By 1765, a network of overland travel routes was being developed as settlement expanded westward. Bridges, bridle paths, and carriage roads were built. Over time, a network of post roads and other large graveled roads grew into intercolonial highways. These improved roads made possible a dramatic growth in trade between the colonies.

Informal Information Network

Of equal importance, newspapers—often called "gazettes"—were now operating in every colony. They freely exchanged news items between them to create an informal information network. The gazettes no longer focused chiefly on information conveyed from the British government. Instead, they tried to keep colonists informed of events and trends occurring elsewhere on the North American continent.

Colonists from Maine to Georgia became increasingly acquainted with one another through the weekly gazettes. They began to recognize the common interests between themselves and other British subjects in North America. A sense of a shared identity as Americans began to take shape for the first time.

Commentators such as Samuel Adams, John Dickinson, and Thomas Paine also found an audience during this time, thanks to the gazette publishers and pamphlet printers. Their words were read by many thousands of people across British North America. Soon, their ideas were being discussed in homes and market squares. A shared political vocabulary began to develop, expressed in slogans such as "no taxation without representation." For the first time, the colonists had a growing sense of common destiny.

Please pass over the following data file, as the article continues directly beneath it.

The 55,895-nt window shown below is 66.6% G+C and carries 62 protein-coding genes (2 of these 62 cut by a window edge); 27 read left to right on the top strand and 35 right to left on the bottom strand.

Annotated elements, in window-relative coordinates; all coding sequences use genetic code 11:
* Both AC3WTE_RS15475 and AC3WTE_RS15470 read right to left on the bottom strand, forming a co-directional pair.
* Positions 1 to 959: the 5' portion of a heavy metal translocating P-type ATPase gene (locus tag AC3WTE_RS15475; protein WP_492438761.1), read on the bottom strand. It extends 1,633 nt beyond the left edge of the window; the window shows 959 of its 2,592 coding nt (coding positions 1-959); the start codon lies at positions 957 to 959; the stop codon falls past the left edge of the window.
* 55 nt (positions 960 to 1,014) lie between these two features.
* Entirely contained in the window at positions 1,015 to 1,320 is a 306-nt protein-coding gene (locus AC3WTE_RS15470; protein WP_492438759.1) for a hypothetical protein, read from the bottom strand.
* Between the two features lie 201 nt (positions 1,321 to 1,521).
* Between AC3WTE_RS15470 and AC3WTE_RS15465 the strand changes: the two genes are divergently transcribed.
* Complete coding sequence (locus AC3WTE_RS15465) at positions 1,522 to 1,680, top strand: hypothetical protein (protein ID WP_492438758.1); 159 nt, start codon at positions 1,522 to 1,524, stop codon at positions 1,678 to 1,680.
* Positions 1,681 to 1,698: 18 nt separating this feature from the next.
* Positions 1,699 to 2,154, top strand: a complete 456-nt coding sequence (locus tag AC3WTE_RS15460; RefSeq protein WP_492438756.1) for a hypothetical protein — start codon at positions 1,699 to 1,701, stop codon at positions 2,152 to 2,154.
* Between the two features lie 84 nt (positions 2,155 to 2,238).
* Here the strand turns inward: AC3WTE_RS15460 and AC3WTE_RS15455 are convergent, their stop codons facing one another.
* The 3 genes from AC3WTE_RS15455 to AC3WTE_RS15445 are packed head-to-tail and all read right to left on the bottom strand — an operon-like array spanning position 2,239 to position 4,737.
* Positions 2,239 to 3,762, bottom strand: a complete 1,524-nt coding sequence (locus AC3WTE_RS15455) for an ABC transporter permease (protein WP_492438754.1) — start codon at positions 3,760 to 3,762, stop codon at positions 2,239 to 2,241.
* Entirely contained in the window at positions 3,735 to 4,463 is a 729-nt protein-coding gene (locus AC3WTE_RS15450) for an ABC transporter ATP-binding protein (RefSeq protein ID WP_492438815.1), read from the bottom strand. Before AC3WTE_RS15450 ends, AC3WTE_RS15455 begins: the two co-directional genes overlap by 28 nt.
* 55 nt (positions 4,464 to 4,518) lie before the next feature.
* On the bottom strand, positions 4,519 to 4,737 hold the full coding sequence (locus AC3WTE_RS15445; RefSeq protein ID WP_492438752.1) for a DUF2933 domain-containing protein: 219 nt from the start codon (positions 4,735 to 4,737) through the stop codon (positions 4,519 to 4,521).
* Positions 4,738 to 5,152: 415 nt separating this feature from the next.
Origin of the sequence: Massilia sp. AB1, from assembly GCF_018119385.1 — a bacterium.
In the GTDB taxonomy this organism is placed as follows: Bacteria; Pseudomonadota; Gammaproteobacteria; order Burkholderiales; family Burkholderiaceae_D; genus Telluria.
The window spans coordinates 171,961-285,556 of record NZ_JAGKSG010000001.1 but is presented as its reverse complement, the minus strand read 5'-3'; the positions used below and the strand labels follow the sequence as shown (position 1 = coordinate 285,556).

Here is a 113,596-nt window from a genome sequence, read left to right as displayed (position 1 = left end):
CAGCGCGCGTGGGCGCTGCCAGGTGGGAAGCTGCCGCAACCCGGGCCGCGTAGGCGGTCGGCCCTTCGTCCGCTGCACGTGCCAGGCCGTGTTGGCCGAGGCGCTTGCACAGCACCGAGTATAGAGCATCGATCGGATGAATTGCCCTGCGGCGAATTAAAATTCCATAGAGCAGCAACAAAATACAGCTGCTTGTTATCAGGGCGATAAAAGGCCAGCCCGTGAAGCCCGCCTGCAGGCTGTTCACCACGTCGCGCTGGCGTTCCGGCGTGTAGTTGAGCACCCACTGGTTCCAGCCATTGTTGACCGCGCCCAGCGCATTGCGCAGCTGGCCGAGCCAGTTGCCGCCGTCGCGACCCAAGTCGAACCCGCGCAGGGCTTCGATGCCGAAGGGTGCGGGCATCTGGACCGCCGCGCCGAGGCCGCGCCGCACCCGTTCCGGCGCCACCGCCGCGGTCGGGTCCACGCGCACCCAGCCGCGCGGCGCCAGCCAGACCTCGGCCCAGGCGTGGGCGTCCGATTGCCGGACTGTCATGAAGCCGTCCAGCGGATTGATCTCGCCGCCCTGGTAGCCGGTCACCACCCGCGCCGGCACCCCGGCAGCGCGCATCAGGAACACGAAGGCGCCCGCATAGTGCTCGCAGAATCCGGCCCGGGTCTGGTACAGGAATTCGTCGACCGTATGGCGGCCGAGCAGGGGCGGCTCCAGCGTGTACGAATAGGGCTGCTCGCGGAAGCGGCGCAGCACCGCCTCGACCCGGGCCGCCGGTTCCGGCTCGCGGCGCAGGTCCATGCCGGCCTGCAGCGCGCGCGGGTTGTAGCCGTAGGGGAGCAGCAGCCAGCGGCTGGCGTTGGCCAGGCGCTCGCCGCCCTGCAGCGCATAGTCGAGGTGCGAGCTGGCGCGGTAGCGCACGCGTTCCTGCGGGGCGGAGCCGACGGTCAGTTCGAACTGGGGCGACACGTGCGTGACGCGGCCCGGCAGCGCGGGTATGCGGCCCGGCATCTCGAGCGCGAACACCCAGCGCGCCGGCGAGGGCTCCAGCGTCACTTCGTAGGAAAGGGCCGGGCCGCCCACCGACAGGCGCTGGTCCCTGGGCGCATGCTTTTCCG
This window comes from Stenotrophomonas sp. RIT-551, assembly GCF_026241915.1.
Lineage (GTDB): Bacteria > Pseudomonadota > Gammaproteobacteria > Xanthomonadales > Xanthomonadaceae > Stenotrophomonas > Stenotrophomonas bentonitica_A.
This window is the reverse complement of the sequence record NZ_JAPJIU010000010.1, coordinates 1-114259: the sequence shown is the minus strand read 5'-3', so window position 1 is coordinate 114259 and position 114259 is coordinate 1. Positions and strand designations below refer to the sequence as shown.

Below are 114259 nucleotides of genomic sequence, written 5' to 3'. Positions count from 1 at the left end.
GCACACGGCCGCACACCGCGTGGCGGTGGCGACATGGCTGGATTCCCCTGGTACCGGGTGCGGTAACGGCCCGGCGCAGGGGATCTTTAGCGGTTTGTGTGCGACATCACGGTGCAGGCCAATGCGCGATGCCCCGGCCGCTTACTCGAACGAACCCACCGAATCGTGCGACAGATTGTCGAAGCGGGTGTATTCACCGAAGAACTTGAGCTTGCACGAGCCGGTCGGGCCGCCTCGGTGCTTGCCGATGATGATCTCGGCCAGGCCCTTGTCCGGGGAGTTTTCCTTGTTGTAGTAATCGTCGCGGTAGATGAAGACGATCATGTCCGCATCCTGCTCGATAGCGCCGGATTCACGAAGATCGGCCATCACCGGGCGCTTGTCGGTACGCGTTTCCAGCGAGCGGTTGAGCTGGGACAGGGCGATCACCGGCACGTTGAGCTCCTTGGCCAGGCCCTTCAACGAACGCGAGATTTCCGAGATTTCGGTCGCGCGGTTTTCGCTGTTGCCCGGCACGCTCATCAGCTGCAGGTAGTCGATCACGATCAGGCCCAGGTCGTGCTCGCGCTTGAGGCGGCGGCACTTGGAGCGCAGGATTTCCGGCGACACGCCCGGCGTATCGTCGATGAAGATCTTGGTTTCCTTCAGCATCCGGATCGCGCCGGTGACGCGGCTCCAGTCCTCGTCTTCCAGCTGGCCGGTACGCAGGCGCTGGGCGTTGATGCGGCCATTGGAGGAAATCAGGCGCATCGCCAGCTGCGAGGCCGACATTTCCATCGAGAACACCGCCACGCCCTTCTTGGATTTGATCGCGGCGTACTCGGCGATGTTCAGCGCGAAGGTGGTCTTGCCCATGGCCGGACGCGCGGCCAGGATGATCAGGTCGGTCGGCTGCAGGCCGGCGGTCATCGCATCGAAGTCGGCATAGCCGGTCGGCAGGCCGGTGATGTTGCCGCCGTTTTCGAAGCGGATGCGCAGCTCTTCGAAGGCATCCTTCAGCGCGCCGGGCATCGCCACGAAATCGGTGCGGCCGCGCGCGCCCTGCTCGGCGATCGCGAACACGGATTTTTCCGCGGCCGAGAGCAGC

One Vast Nationwide Market

The effects of this transformation were revolutionary. To protest excessive duties and taxes, the colonists joined forces and vowed to stop buying British goods. In 1776, the colonists took the final step and declared their independence. Following the successful revolution, the new United States set out to shift away from dependence on trade with Britain. It swiftly established commercial relations with other countries and rapidly developed its domestic trade. As interstate commerce grew in the early 19th century, the United States became one vast nationwide market. The wealth this generated made the country into a worldwide power.

Media Credits

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Tyson Brown, National Geographic Society
National Geographic Society
Production Managers
Gina Borgia, National Geographic Society
Jeanna Sullivan, National Geographic Society
Program Specialists
Sarah Appleton, National Geographic Society, National Geographic Society
Margot Willis, National Geographic Society
Clint Parks
Last Updated

October 19, 2023